- Associated Press - Sunday, May 8, 2016

LAYTON, Utah (AP) - The students in Utah’s pilot program for dual language immersion are now teenagers with the potential to earn college language credit.

The program has grown from two groups of students to 138 Utah schools, the Salt Lake Tribune reported (http://bit.ly/1pZe2CQ).

Students spend part of the school day learning in a non-native language.

Layton High School sophomore Mikelle Argyle has been in the program since first grade.

“Pretty soon we were getting better and better,” Argyle said. “We were almost on the same level as our teachers at a certain point.”

Argyle was recently getting ready to take an Advanced Placement test. Her score could earn her lower-level college credit in Spanish.

Utah plans to expand the program in the fall with a path to upper-division college language credit for high school students who pass an AP language class and exam.

“When they graduate from any Utah high school, they’re only two classes short of having a minor in that target language,” said Gregg Roberts, the Utah Office of Education’s world language specialist.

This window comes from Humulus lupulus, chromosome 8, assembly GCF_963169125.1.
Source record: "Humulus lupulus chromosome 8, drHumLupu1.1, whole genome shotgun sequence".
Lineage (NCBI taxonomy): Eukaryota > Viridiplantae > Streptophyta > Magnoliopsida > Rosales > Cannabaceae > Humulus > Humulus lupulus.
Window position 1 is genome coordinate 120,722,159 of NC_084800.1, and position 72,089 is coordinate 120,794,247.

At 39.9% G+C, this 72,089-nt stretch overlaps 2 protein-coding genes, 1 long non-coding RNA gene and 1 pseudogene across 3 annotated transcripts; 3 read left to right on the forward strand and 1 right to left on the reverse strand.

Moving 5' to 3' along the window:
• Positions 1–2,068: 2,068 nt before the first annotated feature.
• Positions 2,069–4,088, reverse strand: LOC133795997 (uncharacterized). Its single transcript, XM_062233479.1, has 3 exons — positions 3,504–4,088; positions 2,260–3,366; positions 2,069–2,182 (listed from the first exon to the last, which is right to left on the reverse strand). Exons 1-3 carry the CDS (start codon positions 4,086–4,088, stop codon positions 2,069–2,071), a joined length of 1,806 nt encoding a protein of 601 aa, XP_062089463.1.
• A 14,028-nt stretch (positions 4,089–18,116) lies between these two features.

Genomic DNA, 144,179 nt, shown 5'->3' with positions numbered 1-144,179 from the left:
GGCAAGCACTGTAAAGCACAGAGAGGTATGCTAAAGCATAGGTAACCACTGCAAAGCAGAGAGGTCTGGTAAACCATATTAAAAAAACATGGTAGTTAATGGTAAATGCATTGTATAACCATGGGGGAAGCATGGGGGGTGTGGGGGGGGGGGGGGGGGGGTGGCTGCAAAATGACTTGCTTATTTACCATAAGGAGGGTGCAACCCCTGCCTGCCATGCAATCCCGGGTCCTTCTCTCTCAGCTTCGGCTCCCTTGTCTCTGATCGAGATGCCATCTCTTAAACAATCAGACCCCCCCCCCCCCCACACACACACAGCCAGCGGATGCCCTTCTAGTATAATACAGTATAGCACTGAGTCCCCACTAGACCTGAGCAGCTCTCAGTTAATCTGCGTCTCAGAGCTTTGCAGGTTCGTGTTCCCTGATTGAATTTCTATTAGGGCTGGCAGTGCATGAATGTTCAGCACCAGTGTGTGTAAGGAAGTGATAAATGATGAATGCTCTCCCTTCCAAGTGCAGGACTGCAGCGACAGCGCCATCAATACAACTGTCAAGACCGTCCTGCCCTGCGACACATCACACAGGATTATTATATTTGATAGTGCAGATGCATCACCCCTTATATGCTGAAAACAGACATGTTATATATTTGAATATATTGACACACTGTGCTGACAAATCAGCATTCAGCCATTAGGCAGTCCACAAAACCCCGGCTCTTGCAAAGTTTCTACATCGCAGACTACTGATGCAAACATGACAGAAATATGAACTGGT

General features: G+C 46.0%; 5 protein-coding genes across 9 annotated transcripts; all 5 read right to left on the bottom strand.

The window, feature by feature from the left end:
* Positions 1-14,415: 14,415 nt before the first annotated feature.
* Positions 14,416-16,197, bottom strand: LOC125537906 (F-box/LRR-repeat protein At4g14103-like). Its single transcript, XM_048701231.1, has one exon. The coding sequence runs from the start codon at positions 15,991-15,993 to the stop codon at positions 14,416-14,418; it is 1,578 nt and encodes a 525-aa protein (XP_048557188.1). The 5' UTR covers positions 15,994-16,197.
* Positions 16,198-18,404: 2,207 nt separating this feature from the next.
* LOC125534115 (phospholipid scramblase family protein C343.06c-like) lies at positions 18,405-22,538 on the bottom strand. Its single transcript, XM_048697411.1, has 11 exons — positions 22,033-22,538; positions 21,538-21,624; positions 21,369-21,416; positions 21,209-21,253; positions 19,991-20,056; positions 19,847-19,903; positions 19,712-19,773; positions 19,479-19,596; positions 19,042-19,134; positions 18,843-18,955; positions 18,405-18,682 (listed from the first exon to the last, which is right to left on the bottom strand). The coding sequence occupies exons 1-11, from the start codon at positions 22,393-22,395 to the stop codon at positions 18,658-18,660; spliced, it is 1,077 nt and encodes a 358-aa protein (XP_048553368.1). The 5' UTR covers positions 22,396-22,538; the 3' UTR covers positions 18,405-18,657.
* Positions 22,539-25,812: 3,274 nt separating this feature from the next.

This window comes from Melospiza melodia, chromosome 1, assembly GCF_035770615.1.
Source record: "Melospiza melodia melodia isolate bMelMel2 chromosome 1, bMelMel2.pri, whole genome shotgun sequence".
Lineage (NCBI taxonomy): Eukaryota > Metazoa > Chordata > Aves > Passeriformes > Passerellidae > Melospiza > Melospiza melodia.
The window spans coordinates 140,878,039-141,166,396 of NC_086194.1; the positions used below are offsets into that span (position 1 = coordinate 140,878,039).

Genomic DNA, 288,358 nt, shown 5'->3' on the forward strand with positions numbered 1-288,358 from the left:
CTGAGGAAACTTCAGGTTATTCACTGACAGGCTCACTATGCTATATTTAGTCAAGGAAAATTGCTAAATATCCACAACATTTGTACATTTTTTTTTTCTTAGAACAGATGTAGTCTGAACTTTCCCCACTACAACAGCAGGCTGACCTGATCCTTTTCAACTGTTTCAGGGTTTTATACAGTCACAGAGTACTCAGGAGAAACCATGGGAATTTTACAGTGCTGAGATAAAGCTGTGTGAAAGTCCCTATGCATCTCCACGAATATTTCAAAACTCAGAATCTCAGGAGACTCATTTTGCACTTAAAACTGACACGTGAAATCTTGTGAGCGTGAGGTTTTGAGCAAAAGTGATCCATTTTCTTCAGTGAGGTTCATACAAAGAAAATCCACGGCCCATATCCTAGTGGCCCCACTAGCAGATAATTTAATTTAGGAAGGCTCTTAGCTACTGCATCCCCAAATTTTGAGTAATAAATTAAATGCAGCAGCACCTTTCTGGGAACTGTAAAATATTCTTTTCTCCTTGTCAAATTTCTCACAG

Roberts said about 20 percent of the state’s elementary schools have dual immersion programs. About 20 to 25 new programs launch annually.

“Utah students are competing for jobs against students in Asia, Europe, Latin America - the world - and guess what? Those kids aren’t monolingual,” he said. “It’s not the future. Most people in the world are multilingual.”

The program is likely to add Russian and Arabic in the coming years.

“Russian is pretty much a surety,” Roberts said. “Either this year or next year.”

Argyle is still two years from graduating high school, and says she intends to take advantage of the opportunity to earn higher-level college credits.

“When you’ve put so much time and effort into this program,” she said, “why not go all the way and get all the benefits?”

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Information from: The Salt Lake Tribune, http://www.sltrib.com

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